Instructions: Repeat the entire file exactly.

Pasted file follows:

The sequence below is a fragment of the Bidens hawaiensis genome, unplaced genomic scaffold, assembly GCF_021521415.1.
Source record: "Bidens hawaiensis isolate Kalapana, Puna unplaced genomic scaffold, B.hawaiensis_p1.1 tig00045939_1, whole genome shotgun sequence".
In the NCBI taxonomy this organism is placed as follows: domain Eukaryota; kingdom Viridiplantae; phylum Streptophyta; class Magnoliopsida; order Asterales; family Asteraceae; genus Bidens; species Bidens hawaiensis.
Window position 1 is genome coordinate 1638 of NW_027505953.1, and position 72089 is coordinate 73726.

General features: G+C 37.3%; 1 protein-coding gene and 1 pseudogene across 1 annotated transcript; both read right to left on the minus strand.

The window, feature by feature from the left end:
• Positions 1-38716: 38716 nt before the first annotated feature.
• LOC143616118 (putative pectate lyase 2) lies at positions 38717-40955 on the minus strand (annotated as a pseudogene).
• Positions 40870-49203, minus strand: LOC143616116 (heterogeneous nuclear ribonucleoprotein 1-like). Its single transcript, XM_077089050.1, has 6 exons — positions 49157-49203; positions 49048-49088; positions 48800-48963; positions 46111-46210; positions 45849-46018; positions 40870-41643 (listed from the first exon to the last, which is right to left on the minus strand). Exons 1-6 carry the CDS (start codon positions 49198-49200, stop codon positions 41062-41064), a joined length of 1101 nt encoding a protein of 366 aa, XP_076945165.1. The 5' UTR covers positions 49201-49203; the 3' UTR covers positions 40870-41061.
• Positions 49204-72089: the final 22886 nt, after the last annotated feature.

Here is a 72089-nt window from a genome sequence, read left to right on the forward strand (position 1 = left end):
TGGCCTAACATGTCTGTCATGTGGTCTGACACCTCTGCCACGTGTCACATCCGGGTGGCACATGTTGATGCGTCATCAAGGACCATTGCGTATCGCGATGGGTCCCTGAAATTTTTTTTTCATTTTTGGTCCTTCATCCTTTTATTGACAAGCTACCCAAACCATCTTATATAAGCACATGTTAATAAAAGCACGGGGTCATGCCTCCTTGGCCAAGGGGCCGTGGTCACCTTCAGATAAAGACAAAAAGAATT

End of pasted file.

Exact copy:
The sequence below is a fragment of the Bidens hawaiensis genome, unplaced genomic scaffold, assembly GCF_021521415.1.
Source record: "Bidens hawaiensis isolate Kalapana, Puna unplaced genomic scaffold, B.hawaiensis_p1.1 tig00045939_1, whole genome shotgun sequence".
In the NCBI taxonomy this organism is placed as follows: domain Eukaryota; kingdom Viridiplantae; phylum Streptophyta; class Magnoliopsida; order Asterales; family Asteraceae; genus Bidens; species Bidens hawaiensis.
Window position 1 is genome coordinate 1638 of NW_027505953.1, and position 72089 is coordinate 73726.

General features: G+C 37.3%; 1 protein-coding gene and 1 pseudogene across 1 annotated transcript; both read right to left on the minus strand.

The window, feature by feature from the left end:
• Positions 1-38716: 38716 nt before the first annotated feature.
• LOC143616118 (putative pectate lyase 2) lies at positions 38717-40955 on the minus strand (annotated as a pseudogene).
• Positions 40870-49203, minus strand: LOC143616116 (heterogeneous nuclear ribonucleoprotein 1-like). Its single transcript, XM_077089050.1, has 6 exons — positions 49157-49203; positions 49048-49088; positions 48800-48963; positions 46111-46210; positions 45849-46018; positions 40870-41643 (listed from the first exon to the last, which is right to left on the minus strand). Exons 1-6 carry the CDS (start codon positions 49198-49200, stop codon positions 41062-41064), a joined length of 1101 nt encoding a protein of 366 aa, XP_076945165.1. The 5' UTR covers positions 49201-49203; the 3' UTR covers positions 40870-41061.
• Positions 49204-72089: the final 22886 nt, after the last annotated feature.

Here is a 72089-nt window from a genome sequence, read left to right on the forward strand (position 1 = left end):
TGGCCTAACATGTCTGTCATGTGGTCTGACACCTCTGCCACGTGTCACATCCGGGTGGCACATGTTGATGCGTCATCAAGGACCATTGCGTATCGCGATGGGTCCCTGAAATTTTTTTTTCATTTTTGGTCCTTCATCCTTTTATTGACAAGCTACCCAAACCATCTTATATAAGCACATGTTAATAAAAGCACGGGGTCATGCCTCCTTGGCCAAGGGGCCGTGGTCACCTTCAGATAAAGACAAAAAGAATT